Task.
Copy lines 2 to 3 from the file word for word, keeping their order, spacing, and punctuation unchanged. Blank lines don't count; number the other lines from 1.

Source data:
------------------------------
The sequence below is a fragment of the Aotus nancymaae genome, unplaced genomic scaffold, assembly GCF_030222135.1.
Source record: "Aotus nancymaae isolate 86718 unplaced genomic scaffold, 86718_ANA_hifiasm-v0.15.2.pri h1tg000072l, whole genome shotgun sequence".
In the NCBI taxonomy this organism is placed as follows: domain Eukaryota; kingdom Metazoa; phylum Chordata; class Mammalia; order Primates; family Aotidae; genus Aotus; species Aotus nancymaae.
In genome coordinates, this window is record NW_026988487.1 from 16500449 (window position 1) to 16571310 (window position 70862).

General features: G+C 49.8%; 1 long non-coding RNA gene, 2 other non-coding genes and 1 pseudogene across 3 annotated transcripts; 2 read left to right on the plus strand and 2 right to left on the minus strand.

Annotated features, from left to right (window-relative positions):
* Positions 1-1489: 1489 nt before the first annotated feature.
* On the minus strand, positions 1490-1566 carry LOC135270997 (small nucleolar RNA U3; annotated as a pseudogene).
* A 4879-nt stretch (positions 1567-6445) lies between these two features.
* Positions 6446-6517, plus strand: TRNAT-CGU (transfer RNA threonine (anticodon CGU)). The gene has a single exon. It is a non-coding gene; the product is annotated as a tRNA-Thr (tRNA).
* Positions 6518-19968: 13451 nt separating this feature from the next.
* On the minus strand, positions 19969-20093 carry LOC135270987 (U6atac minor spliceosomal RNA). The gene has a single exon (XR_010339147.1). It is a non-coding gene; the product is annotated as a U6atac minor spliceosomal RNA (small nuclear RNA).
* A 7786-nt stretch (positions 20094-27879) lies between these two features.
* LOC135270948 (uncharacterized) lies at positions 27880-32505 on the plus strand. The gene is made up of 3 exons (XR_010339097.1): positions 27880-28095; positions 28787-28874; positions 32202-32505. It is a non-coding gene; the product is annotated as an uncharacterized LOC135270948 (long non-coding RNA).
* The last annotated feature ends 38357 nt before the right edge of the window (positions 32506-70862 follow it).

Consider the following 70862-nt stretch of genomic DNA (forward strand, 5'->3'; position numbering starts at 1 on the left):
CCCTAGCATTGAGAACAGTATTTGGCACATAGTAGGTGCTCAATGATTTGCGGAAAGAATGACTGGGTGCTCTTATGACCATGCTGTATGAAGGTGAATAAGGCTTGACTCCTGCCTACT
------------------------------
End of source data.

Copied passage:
Source record: "Aotus nancymaae isolate 86718 unplaced genomic scaffold, 86718_ANA_hifiasm-v0.15.2.pri h1tg000072l, whole genome shotgun sequence".
In the NCBI taxonomy this organism is placed as follows: domain Eukaryota; kingdom Metazoa; phylum Chordata; class Mammalia; order Primates; family Aotidae; genus Aotus; species Aotus nancymaae.